A recent study commissioned by Cisco and conducted by Forrester Consulting found a pervasive need for specialized networking skills.Some of the findings include:-36 percent of global companies surveyed said they have dedicated wireless specialists on their IT staff -this number will almost double in the next five years.-69 percent said they expect to have a dedicated voice specialist on their staff within five years, up from 40 percent currently.With these discoveries, as well as collaboration being a $34 billion market opportunity, today we have announced a CCIE expert-level certification in wireless networking. In the video below, Learning@Cisco General Manager Jeanne Beliveau-Dunn talks about the new CCIE certification, as well as enhancements to our popular CCIE Voice certification. More information on these announcements can be found in the press release here, as well as the Cisco Learning Network web site.Learning@Cisco is also tweeting. Follow them on Twitter. (You can follow me too, if you would like — http://www.twitter.com/kenlotich. Q1: What is the market opportunity for these skills today and in the future?Q2: What are the benefits of this new certification for individuals and employers? Q3: Where can people learn more about it?
From his home in Bangalore, India via TelePresence, Wim Elfrink, EVP of Cisco Services and Chief Globalisation Officer, talked with News@Cisco’s Peter Shaplen, about the changing world market. Join Wim as he takes a brief tour around the globe.
It’s not my opinion. Most citizens and businesses in emerging markets cities (from Buenos Aires, Johannesburg to St Petersburg) think their local governments should play a role to facilitate Internet access and provide services online, according to a new survey, Cities Net Opportunities (.pdf document)And probably there is no better time to do it than right now. In the past, governments build highways and bridges as a public expenditure policy to create jobs and contribute to the well being during challenging times. Today, the network, in this case broadband connections and network infrastructure, is the essential facility to create jobs, generate productivity gains and competitiveness, and let a country compete in the information economy-and its cost is a fraction of the cost of other types of basic infrastructure.If you consider that less than 5% of the population have broadband connections in emerging markets (some countries less than 1%); that those who have Internet connections have seen great benefits. Read More »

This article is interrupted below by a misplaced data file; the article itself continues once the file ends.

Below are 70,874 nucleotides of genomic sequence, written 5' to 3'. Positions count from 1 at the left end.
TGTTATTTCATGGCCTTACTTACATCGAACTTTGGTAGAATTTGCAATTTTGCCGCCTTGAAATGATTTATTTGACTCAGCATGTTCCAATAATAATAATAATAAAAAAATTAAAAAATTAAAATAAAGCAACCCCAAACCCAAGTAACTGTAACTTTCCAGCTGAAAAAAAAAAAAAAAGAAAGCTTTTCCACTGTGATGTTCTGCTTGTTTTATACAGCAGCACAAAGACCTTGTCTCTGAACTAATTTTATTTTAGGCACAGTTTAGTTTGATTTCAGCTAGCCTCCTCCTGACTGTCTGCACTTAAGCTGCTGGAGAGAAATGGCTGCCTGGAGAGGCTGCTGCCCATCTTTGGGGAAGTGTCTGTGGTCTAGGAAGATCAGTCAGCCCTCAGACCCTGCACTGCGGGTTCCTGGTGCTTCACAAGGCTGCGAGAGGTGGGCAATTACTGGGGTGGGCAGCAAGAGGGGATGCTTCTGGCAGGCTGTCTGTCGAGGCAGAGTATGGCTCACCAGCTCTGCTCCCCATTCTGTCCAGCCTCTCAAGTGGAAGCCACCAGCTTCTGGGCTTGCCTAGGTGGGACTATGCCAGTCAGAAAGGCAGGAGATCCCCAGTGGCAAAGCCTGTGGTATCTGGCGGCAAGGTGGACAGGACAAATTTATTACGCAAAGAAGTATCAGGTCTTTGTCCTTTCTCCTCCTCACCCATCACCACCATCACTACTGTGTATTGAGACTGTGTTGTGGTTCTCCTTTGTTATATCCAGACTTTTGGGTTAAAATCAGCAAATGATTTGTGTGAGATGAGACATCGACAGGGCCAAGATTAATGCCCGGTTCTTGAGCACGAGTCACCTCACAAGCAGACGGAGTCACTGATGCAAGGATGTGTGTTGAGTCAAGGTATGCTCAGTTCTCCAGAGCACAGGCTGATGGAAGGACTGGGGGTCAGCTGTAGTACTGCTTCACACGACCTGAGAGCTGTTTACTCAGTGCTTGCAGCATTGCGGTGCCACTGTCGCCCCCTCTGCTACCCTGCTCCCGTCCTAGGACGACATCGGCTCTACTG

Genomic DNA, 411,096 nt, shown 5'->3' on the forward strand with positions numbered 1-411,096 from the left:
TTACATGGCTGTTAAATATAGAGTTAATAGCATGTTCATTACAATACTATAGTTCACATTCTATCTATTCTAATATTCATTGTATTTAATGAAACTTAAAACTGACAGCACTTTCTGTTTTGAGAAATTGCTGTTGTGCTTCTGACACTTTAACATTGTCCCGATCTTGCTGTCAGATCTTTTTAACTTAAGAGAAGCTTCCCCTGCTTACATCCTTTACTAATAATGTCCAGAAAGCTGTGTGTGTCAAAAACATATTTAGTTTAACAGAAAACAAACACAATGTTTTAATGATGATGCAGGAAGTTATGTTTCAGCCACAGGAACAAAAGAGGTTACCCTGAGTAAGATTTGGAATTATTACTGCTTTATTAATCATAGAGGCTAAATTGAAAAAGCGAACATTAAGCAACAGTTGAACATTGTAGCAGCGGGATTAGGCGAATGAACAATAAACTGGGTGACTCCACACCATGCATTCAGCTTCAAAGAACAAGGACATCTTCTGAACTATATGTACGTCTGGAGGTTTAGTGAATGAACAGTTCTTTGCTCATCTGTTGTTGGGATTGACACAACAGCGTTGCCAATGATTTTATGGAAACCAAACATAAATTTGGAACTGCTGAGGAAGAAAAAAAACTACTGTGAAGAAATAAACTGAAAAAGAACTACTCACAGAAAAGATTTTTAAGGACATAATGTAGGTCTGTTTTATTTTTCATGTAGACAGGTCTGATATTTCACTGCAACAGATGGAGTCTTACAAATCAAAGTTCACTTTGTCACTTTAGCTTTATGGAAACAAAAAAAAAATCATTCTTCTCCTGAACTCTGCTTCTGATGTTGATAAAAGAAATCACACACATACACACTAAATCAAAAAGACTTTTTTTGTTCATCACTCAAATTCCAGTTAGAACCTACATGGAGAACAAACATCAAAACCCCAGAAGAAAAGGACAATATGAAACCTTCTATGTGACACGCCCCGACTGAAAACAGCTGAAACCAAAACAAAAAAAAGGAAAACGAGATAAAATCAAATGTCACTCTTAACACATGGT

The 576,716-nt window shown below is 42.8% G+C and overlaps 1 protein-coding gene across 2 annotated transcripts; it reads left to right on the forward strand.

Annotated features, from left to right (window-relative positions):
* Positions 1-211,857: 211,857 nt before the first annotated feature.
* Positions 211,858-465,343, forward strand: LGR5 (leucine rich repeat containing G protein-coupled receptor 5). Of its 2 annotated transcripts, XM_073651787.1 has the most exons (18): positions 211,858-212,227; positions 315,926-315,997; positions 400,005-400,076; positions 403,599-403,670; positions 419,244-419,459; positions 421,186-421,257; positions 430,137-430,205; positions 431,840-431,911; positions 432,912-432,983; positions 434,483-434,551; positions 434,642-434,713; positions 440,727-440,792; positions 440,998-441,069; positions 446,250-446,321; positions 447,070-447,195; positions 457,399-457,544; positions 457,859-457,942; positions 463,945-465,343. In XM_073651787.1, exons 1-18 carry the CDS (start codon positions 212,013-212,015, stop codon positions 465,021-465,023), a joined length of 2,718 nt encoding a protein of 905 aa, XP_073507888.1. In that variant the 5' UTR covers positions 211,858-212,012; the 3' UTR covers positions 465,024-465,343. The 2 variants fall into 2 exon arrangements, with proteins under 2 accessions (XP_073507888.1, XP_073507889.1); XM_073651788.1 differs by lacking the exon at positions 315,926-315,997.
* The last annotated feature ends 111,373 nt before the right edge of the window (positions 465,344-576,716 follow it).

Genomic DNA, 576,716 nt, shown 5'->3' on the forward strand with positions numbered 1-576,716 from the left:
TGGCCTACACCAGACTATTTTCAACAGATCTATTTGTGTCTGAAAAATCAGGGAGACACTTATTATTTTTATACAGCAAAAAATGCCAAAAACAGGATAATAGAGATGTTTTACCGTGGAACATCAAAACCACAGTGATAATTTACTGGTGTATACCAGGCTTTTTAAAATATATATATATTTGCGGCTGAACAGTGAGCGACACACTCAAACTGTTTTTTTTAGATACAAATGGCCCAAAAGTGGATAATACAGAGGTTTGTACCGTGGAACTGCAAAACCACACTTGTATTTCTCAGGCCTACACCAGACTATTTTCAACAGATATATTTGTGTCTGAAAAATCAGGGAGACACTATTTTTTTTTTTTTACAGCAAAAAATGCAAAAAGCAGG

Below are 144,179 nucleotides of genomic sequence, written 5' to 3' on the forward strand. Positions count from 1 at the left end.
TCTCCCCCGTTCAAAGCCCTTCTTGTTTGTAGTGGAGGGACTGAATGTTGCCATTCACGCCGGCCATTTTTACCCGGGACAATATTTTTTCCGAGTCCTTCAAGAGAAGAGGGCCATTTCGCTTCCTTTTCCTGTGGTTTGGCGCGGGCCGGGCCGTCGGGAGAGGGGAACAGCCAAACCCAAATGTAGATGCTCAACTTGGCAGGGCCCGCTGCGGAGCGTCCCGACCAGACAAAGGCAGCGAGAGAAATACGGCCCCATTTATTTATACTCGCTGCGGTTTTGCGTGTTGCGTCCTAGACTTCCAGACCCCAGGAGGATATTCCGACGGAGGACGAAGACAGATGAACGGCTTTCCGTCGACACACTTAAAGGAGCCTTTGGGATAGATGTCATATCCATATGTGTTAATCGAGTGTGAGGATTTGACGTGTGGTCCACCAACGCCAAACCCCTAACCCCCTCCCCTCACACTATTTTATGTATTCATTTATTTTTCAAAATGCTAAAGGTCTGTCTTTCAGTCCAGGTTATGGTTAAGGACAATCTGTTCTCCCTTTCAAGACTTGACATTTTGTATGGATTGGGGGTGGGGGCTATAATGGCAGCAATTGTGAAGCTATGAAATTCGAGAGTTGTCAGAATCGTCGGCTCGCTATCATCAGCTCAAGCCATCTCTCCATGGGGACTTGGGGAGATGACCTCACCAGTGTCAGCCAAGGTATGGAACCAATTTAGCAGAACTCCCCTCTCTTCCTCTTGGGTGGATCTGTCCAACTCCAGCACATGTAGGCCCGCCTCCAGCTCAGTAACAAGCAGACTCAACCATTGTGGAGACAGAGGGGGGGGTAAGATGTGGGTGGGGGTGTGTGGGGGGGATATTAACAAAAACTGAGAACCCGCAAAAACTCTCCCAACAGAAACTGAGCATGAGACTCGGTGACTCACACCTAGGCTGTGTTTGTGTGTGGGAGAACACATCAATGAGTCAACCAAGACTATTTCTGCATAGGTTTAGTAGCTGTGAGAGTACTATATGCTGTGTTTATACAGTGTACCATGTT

Fast Company’s December/January cover is on our favorite company…you got it: Cisco. Reporter Ellen McGuirt takes an in-depth look at our company’s collaborative management leadership model and our technology strategy.A few of my favorite quotes:
“Cisco, (Chairman and CEO John) Chambers argues, is the best possible model for how a large, global business can operate: as a distributed idea engine where leadership emerges organically, unfettered by a central command.”
“Chambers wants nothing less than a total redesign of the corporation as we know it. Starting at the top: “You won’t have to depend on the CEO anymore.” About those Cisco execs who left, he says he came to realize that “some people need a command-and-control environment.” But that’s not the way of the future: “We now have a whole pool of talent who can lead these working groups, like mini CEOs and COOs. We’re growing ideas, but we’re growing people as well.” In fact, he says, “where I might have had two potential successors, I now have 500.””
There have been a number of media reports on our expense control measures and what we are doing to manage our business in this challenging economy. On our Q1 FY ’09 earnings call, we announced that we will be reducing our expenses for FY09 by over $1B from our annualized expense run rate given the challenging macroeconomic environment. We will target reductions in travel and discretionary-related expenses, including offsites, outside services, equipment, events, trade shows, marketing and other activities. As part of this effort, we will also implement a year-end shutdown of the US-Canada theater from December 29, 2008, through January 2, 2009 (note that January 1 is already a holiday). There will be some exceptions for targeted business-critical teams including technical assistance services and channel partner and customer product ordering services. While this is not our first year-end shutdown as we followed this longstanding Silicon Valley practice in our early years as a company, it is our first in over a decade. Given the difficult macroeconomic conditions, we believe our cost control focus at this time is appropriate while still providing our partners and customers with critical services over the year-end period.Post-earnings we also posted this video of Chairman and CEO John Chambers stating, in part, that while we will undertake appropriate expense management initiatives in the current environment, we will also make some calculated investments into areas where we believe we can accelerate development and Cisco’s leadership.